Lisbon is becoming one of the most renowned cities in Europe now for its’ food and wine, and it is also gaining recognition as being the new IT Hub of Europe. It is such a unique city. There are no high-rise office blocks, but colourful quaint old buildings with balconies and satin shutters at every turn. There are craft fairs and markets everywhere, stomach-rumbling smells drifting from the many bakeries and restaurants dotted around the city. There are beaches everywhere along the trainline and street performers pop out of no-where and are a constant source of entertainment. I recently took a stroll up a cobbled side street and came upon a group of musicians performing on the balcony of their apartments with a singer belting out the tunes of Amy Winehouse and the like. More talented musicians you would find hard to come by anywhere in the world. I sat on the sidewalk with lots of other gob-smacked people in the sunshine, listening to their fabulous performance. There are a multitude of little cafes to sit and enjoy a coffee and a pastry and bask in the warm sunshine of the afternoon. The sunshine, however, has disappeared for a couple of weeks as it’s now almost Christmas day and the weather has taken a change for the worst. Living by the coast brings with it strong winds and heavy rain. But it will last for about another week and then we’ll be back to blue skies and sunshine according to the locals.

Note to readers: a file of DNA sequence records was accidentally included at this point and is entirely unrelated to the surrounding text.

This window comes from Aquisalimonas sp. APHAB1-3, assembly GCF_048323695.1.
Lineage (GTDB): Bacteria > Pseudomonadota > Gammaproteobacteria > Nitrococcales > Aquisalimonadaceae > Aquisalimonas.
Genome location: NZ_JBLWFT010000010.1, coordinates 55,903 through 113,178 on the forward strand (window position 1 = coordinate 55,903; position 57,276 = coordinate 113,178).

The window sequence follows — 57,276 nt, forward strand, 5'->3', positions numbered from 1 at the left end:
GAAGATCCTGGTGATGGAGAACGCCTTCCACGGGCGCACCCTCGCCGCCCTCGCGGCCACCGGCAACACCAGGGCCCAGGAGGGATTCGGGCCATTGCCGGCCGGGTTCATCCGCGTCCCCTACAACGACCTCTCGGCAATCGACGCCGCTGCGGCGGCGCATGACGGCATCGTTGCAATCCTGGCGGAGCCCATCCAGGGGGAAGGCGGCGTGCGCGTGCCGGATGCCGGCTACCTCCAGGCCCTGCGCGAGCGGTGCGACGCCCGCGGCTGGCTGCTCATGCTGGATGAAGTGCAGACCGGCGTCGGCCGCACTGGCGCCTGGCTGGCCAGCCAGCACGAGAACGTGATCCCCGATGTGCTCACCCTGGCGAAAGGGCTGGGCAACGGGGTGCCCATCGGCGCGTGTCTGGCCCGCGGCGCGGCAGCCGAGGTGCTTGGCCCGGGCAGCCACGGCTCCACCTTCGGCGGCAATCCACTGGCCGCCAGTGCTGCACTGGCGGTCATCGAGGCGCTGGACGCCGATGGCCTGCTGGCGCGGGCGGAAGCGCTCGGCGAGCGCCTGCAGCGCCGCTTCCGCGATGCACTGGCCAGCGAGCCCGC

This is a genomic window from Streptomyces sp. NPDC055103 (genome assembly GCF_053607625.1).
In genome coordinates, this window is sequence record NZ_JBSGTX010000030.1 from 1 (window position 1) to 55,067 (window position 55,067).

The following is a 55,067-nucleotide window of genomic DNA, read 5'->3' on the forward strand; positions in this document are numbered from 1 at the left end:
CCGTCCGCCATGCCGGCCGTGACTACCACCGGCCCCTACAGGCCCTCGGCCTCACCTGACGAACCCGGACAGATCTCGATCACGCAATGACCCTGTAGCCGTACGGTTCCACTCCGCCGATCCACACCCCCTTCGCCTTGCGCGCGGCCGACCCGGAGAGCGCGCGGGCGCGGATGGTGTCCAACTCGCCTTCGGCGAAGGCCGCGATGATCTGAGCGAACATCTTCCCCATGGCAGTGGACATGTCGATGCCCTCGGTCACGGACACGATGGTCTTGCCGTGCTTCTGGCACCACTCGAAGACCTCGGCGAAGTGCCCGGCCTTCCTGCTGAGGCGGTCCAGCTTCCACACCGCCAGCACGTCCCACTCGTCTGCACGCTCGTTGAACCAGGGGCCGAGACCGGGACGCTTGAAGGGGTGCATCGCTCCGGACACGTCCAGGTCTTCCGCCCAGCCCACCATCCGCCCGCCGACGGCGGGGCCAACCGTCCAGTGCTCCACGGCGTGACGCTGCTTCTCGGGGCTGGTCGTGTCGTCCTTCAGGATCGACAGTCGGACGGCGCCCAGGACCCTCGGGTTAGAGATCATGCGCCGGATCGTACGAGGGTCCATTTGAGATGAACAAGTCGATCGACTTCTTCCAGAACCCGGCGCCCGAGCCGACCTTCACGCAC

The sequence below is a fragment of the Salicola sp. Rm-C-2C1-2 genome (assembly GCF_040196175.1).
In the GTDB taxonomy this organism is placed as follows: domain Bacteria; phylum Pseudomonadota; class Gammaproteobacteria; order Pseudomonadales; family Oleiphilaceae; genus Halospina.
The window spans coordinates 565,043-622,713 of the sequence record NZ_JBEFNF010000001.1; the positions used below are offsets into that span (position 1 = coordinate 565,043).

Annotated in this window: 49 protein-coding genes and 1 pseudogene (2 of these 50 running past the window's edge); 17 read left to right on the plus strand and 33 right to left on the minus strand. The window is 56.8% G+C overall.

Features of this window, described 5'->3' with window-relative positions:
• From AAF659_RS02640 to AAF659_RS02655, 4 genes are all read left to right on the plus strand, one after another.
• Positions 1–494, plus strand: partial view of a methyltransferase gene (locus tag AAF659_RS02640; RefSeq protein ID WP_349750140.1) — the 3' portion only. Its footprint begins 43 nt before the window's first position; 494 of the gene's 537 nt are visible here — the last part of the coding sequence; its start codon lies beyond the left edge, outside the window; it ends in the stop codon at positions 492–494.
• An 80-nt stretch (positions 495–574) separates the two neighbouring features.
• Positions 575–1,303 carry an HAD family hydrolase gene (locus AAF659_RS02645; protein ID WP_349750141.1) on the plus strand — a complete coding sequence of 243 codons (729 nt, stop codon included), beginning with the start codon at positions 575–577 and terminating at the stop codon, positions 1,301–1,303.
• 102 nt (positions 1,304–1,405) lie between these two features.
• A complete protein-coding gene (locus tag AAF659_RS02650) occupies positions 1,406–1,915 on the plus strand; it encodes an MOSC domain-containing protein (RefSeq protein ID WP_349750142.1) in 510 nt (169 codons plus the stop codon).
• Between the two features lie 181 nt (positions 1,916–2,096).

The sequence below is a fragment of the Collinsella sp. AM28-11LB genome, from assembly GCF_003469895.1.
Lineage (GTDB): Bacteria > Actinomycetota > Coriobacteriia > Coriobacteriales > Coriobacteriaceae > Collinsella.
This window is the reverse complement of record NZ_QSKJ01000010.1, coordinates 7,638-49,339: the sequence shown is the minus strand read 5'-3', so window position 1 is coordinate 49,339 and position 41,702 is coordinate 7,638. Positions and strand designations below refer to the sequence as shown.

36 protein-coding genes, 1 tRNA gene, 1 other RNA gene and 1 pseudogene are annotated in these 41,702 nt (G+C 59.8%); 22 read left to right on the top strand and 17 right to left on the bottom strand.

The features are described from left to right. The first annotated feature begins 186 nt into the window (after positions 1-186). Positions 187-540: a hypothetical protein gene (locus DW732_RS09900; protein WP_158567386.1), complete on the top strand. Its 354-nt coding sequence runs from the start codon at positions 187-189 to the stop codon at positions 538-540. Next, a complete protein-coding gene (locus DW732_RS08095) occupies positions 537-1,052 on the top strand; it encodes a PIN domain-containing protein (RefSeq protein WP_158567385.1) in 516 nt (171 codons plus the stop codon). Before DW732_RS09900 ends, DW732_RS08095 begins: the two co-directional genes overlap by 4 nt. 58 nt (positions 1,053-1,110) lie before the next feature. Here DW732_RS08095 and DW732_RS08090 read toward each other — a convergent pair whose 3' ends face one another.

For us, this Christmas begins with us travelling to Chicago tomorrow morning to spend Christmas with family in sub-zero temperatures. I’m beside myself with excitement at the prospect of seeing them all for Christmas. And so, this will be our life. Travelling, (as indeed all of my children do on a regular basis), back and forward from Ireland, Spain and from Chicago to here and back and elsewhere around the world. As a family, travel has always been an important part of our lives, and rearing children with the familiarity of travelling around the world as part of their life experience has been an integral and important part of my parenting role as a mother. It is a trait that I learned from my own mother and father, who spent time (and indeed hard earned money) taking us abroad as children and travelling to many countries around the world. In fact, my Mum travelled all over the world right up to the moment she became too ill, just before she passed. I have the most fantastic memories of when she arrived home from visiting different countries and recounting hilarious stories (in her best Dublin accent) of her travels on camels backs, boating along the River Nile in Egypt, visiting the Pyramids, to name but a few. She would share the most amazing and fantastic stories with us about her travel experiences and was constantly badgering us to book flights to here and there. One of the first countries my Mum and Dad took me to as a very small child was Portugal, and so I have fantastic memories having holidayed here back in the late 1970’s. Raising children to encounter other cultures and nationalities is, in my opinion, one of the most vital forms of education we can pass on to the next generation. It opens their hearts and minds to people of all races and religions and teaches tolerance for one another more than any book or teacher ever will. I’ve no doubt that I will visit many more countries for brief periods in the future, as will my children and grandchildren. The Irish gypsy gene is very much in my blood and how lucky am I? Without it I certainly would not be here today. Nor without the total support and love of my children and of course the dedication and love of my husband Colm who has stood by my side through the ups and downs of the last two years and made the final landing here soft and smooth for us. Oh! what a journey it has been!